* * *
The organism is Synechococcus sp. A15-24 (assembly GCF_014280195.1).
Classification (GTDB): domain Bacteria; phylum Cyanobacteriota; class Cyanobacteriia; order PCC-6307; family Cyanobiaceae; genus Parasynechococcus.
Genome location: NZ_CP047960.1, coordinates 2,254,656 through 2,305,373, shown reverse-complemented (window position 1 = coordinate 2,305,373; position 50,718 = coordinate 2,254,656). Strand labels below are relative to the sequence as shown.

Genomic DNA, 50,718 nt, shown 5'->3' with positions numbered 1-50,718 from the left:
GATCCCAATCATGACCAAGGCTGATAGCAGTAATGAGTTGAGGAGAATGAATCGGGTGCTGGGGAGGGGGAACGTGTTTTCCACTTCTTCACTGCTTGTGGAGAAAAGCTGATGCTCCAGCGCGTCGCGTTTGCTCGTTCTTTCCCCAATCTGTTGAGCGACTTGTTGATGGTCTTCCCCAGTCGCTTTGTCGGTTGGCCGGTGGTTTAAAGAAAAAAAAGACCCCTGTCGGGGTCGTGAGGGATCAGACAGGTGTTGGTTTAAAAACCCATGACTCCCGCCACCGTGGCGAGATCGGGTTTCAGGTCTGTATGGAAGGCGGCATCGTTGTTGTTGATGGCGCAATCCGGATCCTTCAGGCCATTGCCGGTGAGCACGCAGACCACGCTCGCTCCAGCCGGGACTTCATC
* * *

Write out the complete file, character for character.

The organism is Synechococcus sp. A15-24 (assembly GCF_014280195.1).
Classification (GTDB): domain Bacteria; phylum Cyanobacteriota; class Cyanobacteriia; order PCC-6307; family Cyanobiaceae; genus Parasynechococcus.
Genome location: NZ_CP047960.1, coordinates 2,254,656 through 2,305,373, shown reverse-complemented (window position 1 = coordinate 2,305,373; position 50,718 = coordinate 2,254,656). Strand labels below are relative to the sequence as shown.

Genomic DNA, 50,718 nt, shown 5'->3' with positions numbered 1-50,718 from the left:
GATCCCAATCATGACCAAGGCTGATAGCAGTAATGAGTTGAGGAGAATGAATCGGGTGCTGGGGAGGGGGAACGTGTTTTCCACTTCTTCACTGCTTGTGGAGAAAAGCTGATGCTCCAGCGCGTCGCGTTTGCTCGTTCTTTCCCCAATCTGTTGAGCGACTTGTTGATGGTCTTCCCCAGTCGCTTTGTCGGTTGGCCGGTGGTTTAAAGAAAAAAAAGACCCCTGTCGGGGTCGTGAGGGATCAGACAGGTGTTGGTTTAAAAACCCATGACTCCCGCCACCGTGGCGAGATCGGGTTTCAGGTCTGTATGGAAGGCGGCATCGTTGTTGTTGATGGCGCAATCCGGATCCTTCAGGCCATTGCCGGTGAGCACGCAGACCACGCTCGCTCCAGCCGGGACTTCATC